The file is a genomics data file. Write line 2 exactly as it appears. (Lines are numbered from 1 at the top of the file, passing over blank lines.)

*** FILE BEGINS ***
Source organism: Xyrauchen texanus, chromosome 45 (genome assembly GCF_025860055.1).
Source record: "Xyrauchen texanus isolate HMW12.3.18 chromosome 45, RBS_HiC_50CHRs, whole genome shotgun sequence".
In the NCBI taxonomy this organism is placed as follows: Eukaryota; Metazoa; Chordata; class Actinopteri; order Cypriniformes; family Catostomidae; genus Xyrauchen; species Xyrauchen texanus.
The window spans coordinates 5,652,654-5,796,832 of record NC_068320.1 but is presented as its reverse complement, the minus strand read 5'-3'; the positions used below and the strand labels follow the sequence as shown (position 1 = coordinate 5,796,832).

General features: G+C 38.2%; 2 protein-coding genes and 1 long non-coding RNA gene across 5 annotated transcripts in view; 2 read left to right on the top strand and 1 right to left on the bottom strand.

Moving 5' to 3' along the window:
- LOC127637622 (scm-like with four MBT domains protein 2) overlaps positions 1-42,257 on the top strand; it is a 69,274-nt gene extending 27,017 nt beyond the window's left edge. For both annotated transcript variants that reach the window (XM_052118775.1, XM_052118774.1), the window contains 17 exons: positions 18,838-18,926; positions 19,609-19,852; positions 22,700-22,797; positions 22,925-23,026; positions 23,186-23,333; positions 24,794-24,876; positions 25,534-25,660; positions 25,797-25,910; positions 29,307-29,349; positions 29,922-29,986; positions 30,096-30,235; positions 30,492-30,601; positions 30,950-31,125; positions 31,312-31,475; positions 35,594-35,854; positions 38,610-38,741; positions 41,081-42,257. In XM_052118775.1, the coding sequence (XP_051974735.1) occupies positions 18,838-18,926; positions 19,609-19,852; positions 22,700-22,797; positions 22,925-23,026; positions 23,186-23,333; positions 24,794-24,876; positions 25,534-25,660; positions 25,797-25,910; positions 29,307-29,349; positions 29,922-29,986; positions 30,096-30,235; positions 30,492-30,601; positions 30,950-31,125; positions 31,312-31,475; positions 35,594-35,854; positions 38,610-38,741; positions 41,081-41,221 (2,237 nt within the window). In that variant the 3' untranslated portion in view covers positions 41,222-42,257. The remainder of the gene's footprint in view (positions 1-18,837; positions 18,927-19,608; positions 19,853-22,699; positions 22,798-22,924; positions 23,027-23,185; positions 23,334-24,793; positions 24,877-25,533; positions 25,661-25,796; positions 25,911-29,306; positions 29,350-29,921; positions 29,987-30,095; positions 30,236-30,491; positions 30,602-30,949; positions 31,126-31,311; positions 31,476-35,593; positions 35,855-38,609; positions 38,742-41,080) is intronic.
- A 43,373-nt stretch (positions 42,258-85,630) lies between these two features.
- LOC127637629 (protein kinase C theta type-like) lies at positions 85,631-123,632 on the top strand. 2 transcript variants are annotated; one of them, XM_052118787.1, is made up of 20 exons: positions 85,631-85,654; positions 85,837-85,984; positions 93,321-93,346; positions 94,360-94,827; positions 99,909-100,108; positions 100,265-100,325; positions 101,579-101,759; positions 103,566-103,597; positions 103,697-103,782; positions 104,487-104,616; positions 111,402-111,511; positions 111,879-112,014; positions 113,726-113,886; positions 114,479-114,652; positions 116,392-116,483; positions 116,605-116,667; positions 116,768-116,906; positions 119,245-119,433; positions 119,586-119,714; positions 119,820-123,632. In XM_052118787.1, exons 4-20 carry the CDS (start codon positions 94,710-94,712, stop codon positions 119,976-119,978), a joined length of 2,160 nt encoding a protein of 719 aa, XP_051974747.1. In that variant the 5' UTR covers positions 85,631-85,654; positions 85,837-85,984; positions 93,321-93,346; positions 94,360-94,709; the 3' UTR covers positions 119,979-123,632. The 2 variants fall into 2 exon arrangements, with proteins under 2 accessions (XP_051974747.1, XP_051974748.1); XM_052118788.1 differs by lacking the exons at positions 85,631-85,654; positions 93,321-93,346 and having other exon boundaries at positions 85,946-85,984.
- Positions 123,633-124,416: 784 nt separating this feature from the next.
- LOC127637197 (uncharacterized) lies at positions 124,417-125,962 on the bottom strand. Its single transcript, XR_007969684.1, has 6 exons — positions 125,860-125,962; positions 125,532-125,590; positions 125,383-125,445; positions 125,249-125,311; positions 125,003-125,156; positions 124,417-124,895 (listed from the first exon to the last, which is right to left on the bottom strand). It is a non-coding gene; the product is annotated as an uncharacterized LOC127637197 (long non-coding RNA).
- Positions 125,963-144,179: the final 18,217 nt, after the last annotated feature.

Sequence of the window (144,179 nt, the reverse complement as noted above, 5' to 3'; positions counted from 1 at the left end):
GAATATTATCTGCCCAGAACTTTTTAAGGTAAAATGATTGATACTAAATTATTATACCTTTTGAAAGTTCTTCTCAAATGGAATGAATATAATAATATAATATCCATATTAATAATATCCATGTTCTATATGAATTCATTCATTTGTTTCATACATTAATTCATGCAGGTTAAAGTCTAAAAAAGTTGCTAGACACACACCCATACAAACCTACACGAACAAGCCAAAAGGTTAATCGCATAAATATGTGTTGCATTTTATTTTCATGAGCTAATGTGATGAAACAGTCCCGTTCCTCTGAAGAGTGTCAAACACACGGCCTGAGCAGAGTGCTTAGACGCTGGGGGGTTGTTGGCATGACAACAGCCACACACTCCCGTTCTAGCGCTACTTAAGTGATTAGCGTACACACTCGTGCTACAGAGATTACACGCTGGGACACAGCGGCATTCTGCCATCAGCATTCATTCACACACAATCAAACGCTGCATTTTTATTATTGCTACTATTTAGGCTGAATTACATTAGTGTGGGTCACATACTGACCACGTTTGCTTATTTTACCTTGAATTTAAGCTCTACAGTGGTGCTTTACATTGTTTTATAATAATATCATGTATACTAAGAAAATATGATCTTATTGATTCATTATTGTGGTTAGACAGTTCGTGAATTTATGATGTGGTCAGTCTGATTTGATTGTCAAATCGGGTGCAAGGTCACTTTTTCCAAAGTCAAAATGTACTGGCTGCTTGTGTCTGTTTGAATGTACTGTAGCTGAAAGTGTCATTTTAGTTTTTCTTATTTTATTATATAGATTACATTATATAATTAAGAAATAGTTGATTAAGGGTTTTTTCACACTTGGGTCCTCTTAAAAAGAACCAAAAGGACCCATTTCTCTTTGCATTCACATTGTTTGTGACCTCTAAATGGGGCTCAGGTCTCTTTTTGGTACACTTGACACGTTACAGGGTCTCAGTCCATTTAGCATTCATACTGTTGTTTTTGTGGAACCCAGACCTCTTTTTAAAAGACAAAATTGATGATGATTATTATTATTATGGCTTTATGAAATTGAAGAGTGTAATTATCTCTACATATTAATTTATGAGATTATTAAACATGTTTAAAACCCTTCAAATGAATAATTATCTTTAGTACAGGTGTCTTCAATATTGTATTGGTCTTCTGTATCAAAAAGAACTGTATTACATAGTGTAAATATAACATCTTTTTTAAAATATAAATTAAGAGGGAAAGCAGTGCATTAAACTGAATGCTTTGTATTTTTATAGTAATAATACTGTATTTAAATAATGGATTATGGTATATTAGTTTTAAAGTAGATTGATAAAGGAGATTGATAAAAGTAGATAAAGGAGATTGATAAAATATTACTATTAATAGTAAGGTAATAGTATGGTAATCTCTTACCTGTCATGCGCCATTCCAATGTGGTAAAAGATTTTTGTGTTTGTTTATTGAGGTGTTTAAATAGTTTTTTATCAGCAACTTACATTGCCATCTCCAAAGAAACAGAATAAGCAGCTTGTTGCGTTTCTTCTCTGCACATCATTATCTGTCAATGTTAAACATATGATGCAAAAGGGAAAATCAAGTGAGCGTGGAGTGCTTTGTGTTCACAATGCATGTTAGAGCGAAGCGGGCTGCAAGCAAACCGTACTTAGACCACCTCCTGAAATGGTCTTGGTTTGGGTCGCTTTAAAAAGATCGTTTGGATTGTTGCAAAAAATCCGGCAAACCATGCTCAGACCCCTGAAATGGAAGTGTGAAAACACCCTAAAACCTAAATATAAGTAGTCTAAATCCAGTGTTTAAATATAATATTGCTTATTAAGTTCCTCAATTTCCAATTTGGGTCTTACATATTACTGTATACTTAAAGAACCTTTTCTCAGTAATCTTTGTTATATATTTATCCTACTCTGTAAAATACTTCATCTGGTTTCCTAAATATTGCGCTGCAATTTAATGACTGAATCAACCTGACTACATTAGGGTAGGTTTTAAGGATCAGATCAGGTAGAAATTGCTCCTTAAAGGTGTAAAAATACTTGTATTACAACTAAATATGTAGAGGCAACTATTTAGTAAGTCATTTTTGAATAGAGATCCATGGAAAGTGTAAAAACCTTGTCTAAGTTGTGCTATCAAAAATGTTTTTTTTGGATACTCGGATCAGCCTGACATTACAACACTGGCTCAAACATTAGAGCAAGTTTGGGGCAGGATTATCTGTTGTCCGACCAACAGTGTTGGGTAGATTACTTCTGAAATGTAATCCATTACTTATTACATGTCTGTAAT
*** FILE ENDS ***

Source record: "Xyrauchen texanus isolate HMW12.3.18 chromosome 45, RBS_HiC_50CHRs, whole genome shotgun sequence".